A person’s debts live on after them

In today’s world, most people have debts.

Basic necessities of life result in common debts such as a mortgage on one’s home or a car loan. Credit cards become an integral part of the shopping experience, creating a revolving or sometimes even a long-lasting debt. Loans from financial institutions as well as from family or friends are not uncommon. And the desire for the luxuries of life often results in spending beyond one’s means. Debts are difficult to avoid and the liability for most of them does not go away upon a person’s death.

A requirement of notice of the probate proceeding and the right to file a claim against the decedent’s estate sent to the decedent’s creditors is an integral part of the probate process or trust administration. A personal representative appointed by the court, or the trustee of the trust is responsible for mailing the notice to all known creditors and for publishing the notice in the paper to notify any unknown creditors. Both the format of the notice as well as the publishing rules are strictly prescribed by the law and must be followed. Once the notice is properly given, the personal representative or trustee must file a proof with the court.

Once the notice is given, the creditors have a specific amount of time to file their claim with the court. If the creditor misses the deadline, the claim will be barred. Furthermore, the claim has to meet statutory requirements to be valid. Sometimes, if there are mistakes in the claim, the court can allow the creditor to amend it.

Not every filed claim may be accepted. Once the time to file claims runs out, the personal representative or trustee must review each claim for validity and either accept it or reject it and notify the claimant and the court. If a claim is rejected, the creditor can either file a suit with the court or ask the court to review the decision. The process and time for the filing of the claim, its review, and acceptance or rejection is very specific and has to be followed.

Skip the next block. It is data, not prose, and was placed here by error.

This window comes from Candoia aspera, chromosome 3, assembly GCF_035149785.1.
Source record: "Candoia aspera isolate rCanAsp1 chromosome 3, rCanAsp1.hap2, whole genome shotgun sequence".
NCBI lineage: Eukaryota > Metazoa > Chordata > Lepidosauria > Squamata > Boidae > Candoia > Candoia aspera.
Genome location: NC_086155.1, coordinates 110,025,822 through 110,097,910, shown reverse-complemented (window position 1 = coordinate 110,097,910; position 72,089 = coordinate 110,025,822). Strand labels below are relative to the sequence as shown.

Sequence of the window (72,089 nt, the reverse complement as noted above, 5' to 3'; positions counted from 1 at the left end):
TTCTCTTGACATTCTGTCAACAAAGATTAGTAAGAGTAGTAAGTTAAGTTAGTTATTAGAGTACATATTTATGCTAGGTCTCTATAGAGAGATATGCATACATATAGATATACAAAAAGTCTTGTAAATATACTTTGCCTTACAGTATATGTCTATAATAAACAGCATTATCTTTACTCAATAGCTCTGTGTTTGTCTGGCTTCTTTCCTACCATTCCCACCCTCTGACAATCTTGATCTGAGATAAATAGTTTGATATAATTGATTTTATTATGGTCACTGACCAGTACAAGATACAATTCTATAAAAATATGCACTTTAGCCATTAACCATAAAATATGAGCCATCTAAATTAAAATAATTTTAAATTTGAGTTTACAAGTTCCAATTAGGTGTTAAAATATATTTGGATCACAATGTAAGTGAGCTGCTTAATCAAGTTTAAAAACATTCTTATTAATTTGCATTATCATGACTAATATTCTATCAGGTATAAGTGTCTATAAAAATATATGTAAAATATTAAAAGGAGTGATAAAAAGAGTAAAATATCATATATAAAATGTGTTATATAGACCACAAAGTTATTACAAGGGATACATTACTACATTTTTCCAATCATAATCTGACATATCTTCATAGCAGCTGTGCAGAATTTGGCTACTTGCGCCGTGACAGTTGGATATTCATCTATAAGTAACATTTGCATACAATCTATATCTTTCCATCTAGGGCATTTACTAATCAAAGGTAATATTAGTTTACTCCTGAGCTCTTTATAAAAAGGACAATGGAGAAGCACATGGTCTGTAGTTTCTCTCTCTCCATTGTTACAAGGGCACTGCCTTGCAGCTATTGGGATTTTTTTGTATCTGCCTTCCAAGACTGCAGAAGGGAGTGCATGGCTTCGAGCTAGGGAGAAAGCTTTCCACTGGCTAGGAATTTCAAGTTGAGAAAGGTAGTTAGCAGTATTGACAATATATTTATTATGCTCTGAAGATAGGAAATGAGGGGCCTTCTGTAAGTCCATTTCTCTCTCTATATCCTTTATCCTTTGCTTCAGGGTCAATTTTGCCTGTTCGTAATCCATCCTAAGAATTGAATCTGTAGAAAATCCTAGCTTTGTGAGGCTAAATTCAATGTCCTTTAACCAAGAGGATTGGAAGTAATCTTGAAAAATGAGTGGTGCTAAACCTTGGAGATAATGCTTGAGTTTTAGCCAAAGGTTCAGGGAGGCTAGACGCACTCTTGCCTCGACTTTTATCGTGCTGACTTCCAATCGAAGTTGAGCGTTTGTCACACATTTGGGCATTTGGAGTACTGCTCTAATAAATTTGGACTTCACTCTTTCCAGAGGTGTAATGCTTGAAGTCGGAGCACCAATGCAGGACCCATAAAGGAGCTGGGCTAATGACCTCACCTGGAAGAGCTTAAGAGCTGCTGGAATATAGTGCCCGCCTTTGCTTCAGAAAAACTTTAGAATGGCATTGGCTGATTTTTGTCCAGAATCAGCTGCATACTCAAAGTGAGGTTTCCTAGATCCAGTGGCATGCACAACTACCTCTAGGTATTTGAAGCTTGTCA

Among accepted claims, some have priority over others, like, for example, expenses of administration or funeral expenses and expenses for a last illness. The claim for compensation by the personal representative or trustee shall also be reviewed and paid. If the estate has insufficient funds, the payment of creditors’ claims may be prorated, or some claims may even be unpaid.

There is one type of debt that dies with the debtor. If the primary borrower dies, federal student loans do not become the responsibility of the decedent’s estate. Instead, they are fully forgiven upon proof of death being submitted to the student loan servicing company. However, if the co-signer passes away, the primary borrower is still responsible for the loans. On the other hand, the law does not require private lenders to cancel private loans upon the death of the borrower. If the borrower dies, the private loan company will charge the debt against the borrower’s estate and after the estate is settled, the co-signer becomes responsible for repaying any remaining debt.

While the decedent’s debts do not go away when a person dies, those debts are typically paid from the decedent’s estate. The personal representative, trustee, or even the family members are not typically personally liable for such debts. However, some actions by the personal representative or trustee, even if unintentional, can lead to personal liability for the estate’s debts. Therefore, the creditors’ claims during the probate process or trust administration have to be handled meticulously.

Natalia Vander Laan is an attorney and owns Vander Laan Law Firm in Minden



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